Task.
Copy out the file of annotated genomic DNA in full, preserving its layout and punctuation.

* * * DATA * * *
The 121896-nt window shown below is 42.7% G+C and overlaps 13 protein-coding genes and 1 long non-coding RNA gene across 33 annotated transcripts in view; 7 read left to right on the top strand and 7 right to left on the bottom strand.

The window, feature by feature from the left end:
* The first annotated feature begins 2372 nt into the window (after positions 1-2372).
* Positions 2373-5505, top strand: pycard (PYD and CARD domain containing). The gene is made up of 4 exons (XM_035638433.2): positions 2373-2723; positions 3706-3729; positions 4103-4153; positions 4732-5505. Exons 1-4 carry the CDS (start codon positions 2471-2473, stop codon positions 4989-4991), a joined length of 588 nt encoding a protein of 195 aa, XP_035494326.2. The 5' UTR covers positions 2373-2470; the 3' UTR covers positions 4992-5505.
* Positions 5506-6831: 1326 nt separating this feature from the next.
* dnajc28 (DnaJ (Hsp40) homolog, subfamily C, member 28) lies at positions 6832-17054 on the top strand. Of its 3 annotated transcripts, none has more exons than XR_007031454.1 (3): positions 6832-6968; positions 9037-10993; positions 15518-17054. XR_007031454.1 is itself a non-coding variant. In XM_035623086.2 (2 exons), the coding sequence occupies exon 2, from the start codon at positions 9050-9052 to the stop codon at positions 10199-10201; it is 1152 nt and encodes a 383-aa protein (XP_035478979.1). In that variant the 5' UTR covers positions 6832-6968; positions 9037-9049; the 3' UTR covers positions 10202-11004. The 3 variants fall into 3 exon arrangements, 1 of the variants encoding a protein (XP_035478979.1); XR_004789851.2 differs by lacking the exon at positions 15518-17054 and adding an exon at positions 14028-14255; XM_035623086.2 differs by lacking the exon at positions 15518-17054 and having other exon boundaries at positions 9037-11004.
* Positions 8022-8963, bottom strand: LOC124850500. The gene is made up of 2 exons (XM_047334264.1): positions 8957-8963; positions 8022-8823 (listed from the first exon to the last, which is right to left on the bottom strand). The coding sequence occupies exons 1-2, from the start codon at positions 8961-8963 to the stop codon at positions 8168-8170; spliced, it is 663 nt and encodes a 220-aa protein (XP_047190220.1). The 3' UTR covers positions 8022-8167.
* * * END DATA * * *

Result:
The 121896-nt window shown below is 42.7% G+C and overlaps 13 protein-coding genes and 1 long non-coding RNA gene across 33 annotated transcripts in view; 7 read left to right on the top strand and 7 right to left on the bottom strand.

The window, feature by feature from the left end:
* The first annotated feature begins 2372 nt into the window (after positions 1-2372).
* Positions 2373-5505, top strand: pycard (PYD and CARD domain containing). The gene is made up of 4 exons (XM_035638433.2): positions 2373-2723; positions 3706-3729; positions 4103-4153; positions 4732-5505. Exons 1-4 carry the CDS (start codon positions 2471-2473, stop codon positions 4989-4991), a joined length of 588 nt encoding a protein of 195 aa, XP_035494326.2. The 5' UTR covers positions 2373-2470; the 3' UTR covers positions 4992-5505.
* Positions 5506-6831: 1326 nt separating this feature from the next.
* dnajc28 (DnaJ (Hsp40) homolog, subfamily C, member 28) lies at positions 6832-17054 on the top strand. Of its 3 annotated transcripts, none has more exons than XR_007031454.1 (3): positions 6832-6968; positions 9037-10993; positions 15518-17054. XR_007031454.1 is itself a non-coding variant. In XM_035623086.2 (2 exons), the coding sequence occupies exon 2, from the start codon at positions 9050-9052 to the stop codon at positions 10199-10201; it is 1152 nt and encodes a 383-aa protein (XP_035478979.1). In that variant the 5' UTR covers positions 6832-6968; positions 9037-9049; the 3' UTR covers positions 10202-11004. The 3 variants fall into 3 exon arrangements, 1 of the variants encoding a protein (XP_035478979.1); XR_004789851.2 differs by lacking the exon at positions 15518-17054 and adding an exon at positions 14028-14255; XM_035623086.2 differs by lacking the exon at positions 15518-17054 and having other exon boundaries at positions 9037-11004.
* Positions 8022-8963, bottom strand: LOC124850500. The gene is made up of 2 exons (XM_047334264.1): positions 8957-8963; positions 8022-8823 (listed from the first exon to the last, which is right to left on the bottom strand). The coding sequence occupies exons 1-2, from the start codon at positions 8961-8963 to the stop codon at positions 8168-8170; spliced, it is 663 nt and encodes a 220-aa protein (XP_047190220.1). The 3' UTR covers positions 8022-8167.